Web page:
Science Gone Wrong Showdown, Round One: Spider-Man vs. Daredevil
Origin Story: Gawky, geeky New York high schooler Peter Parker gets bit by a radioactive spider (altered to a genetically modified spider in later reboots of the character), and overnight becomes imbued with the arachnid’s heightened strength, agility, perception, and velcro-like grip on practically any surface. But he’s still just a hot-headed kid: When Peter blithely neglects to stop a thief, the lowlife winds up murdering Peter’s Uncle Ben — the only father figure he’s known. Peter’s grief propels him into a life of crime fighting, driven by the principle that with great power comes great responsibility.
Costume: A red-and-blue unitard covered in webbing and with a stylized spider on the chest. Unlike almost every other A-list superhero costume, Spider-Man’s head (and therefore his identity) is completely covered, with two large arachnid-like eyes the only things delineating a face. It is simultaneously one of the silliest and most realistic superhero costumes ever, in so far as it actually protects Spidey’s secret identity.
Coolest Power/Ability: Hanging out on the ceiling is damn cool, and that hyper-sensitive “spidey sense” sure comes in handy. But what makes Peter more than just your average teenager is his keen engineering acumen, which enables him to conceive and fabricate the web shooters that allow Spider-Man to sling himself through the high-rise canyons of New York. (The Sam Raimi Spider-Man movies made the web-shooters an innate function of Peter’s powers, a fanboy heresy rectified in this summer’s franchise reboot, The Amazing Spider-Man.)
Defining Stories: There have been so many variations on Spider-Man over the years, it’s hard to know where to begin. But “The Night Gwen Stacy Died” — the Green Goblin drops Spidey’s girlfriend from a Manhattan bridge; Spidey shoots his web to save her; but the whiplash from the sudden stop snaps her neck — remains one of the most shocking arcs in comic book history.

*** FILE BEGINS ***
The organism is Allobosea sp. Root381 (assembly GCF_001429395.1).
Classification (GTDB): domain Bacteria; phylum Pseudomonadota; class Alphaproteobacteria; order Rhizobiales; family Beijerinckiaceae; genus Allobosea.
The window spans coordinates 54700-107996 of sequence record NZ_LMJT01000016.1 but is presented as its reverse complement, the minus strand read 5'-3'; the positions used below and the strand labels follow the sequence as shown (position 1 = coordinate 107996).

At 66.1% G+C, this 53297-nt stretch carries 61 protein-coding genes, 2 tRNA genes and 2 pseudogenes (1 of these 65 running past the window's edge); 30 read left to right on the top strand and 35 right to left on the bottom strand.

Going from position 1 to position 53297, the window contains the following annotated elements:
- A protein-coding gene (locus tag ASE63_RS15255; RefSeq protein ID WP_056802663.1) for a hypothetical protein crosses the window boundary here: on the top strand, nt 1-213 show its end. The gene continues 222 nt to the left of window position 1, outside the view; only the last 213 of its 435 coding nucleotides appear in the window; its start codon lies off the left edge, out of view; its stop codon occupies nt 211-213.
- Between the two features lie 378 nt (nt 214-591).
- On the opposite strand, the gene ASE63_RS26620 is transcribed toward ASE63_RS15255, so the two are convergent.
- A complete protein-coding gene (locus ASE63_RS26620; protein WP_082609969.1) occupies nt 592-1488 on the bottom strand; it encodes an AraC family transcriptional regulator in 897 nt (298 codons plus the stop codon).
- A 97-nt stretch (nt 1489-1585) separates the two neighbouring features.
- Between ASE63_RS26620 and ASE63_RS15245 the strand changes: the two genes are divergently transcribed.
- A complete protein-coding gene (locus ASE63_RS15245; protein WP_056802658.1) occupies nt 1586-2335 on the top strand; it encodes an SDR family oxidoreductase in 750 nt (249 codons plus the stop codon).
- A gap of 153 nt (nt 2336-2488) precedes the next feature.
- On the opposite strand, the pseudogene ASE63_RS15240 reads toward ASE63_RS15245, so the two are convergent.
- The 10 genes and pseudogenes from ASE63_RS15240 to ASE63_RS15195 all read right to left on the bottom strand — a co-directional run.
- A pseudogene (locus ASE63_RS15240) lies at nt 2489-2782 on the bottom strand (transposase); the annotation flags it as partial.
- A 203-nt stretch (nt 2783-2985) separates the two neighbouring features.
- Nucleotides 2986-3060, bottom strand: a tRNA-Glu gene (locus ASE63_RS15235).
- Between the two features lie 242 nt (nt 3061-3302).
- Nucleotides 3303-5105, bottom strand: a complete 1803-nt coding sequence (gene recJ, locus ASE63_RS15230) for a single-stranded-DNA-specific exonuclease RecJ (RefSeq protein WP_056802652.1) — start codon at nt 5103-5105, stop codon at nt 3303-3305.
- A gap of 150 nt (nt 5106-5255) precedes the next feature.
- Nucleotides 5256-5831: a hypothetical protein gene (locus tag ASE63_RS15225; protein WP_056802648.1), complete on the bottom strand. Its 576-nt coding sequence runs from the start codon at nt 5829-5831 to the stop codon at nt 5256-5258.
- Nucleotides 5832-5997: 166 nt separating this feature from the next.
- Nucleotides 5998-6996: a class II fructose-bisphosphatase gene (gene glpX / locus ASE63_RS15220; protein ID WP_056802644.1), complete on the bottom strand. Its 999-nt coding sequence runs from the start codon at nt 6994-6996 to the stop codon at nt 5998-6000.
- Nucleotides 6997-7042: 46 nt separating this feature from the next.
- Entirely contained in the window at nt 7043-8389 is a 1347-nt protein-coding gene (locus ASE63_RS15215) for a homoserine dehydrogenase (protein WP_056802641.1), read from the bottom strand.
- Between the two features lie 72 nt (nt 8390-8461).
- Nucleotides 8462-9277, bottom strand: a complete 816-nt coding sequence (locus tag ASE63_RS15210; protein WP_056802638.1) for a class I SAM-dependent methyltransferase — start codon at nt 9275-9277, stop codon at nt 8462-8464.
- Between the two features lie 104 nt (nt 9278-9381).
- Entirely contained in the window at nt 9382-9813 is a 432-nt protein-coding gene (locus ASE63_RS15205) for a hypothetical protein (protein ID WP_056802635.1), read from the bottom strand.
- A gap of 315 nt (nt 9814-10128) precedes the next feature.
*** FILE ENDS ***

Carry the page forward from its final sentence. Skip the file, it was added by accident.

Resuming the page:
Cultural Legacy: As Superman defines the DC Comics universe, Spider-Man is at the center of the Marvel Comics ethos: A flawed, human-scaled hero, constantly struggling just to keep his head above water, let alone save the world. He remains one of the most recognizable superheroes on the planet, spawning several animated and live-action TV series and now two bazillion-dollar movie franchises. In fact, 2002’s Spider-Man — the first comic book movie in 13 years to top the box office for the year — arguably launched superhero cinema into its current cultural dominance. (Sorry, X-Men.) —Adam B. Vary
Origin Story: One day, Manhattan law student Matt Murdock tries to help save a man from an onrushing truck when, wouldn’t you know it, the truck’s payload is radioactive. (New York in the 1960s was a minefield of radioactivity, which explains all the heavy drinking on Mad Men.) The ensuing accident blinds Murdock, but expands his other four senses to superhuman strength, allowing him to “see” via a sophisticated form of echolocation. Then his father, a professional boxer and Matt’s only parent, is killed for refusing to throw a fight. Matt’s grief propels him into a life of crime fighting (sensing a pattern?), both within the system as Matt Murdock, the lawyer, and outside the system as Daredevil, “the man without fear!”
Costume: Based on his father’s boxing robes, it was at first a gaudy mess, more bumblebee than Beezlebub: a black-and-red torso with bright yellow sleeves, pants, and mask. Thankfully, Murdock quickly realized that “devil” was in his alter-ego’s name, and he switched things up into an all-red get up with small horns on his forehead and a double-D on his chest.
Coolest Power/Ability: Thanks to training by Stick, a blind martial arts master, Daredevil is a master at hand-to-hand combat, aided by a handy billy club that doubles as a grappling hook. None of that, however, comes close to his ability to hear a heart beat from 20 feet away.
Defining Stories: Frank Miller’s Bullseye/Elektra storyline in the early 1980s, in which the assassin Bullseye murder’s Daredevil’s love interest, Elektra. (More dead girlfriends!)
Cultural Legacy: The character has maintained a relatively robust life in comic-books for nearly five decades. He especially came to life when a young, eager artist named Frank Miller took on the title, reinvigorating the character and launching the career of one most influential comic maestros of the last 30 years. But the hero has had (pardon the pun) a devil of a time crossing over from the printed page: The 2003 feature film, starring Ben Affleck as Daredevil, Jennifer Garner as Elektra, and Colin Farrell as Bullseye, barely crossed the $100 million mark at the U.S. box office. An Elektra spin-off movie was an outright disaster, pulling in a pitiable $24 million. The franchise went no further. —ABV
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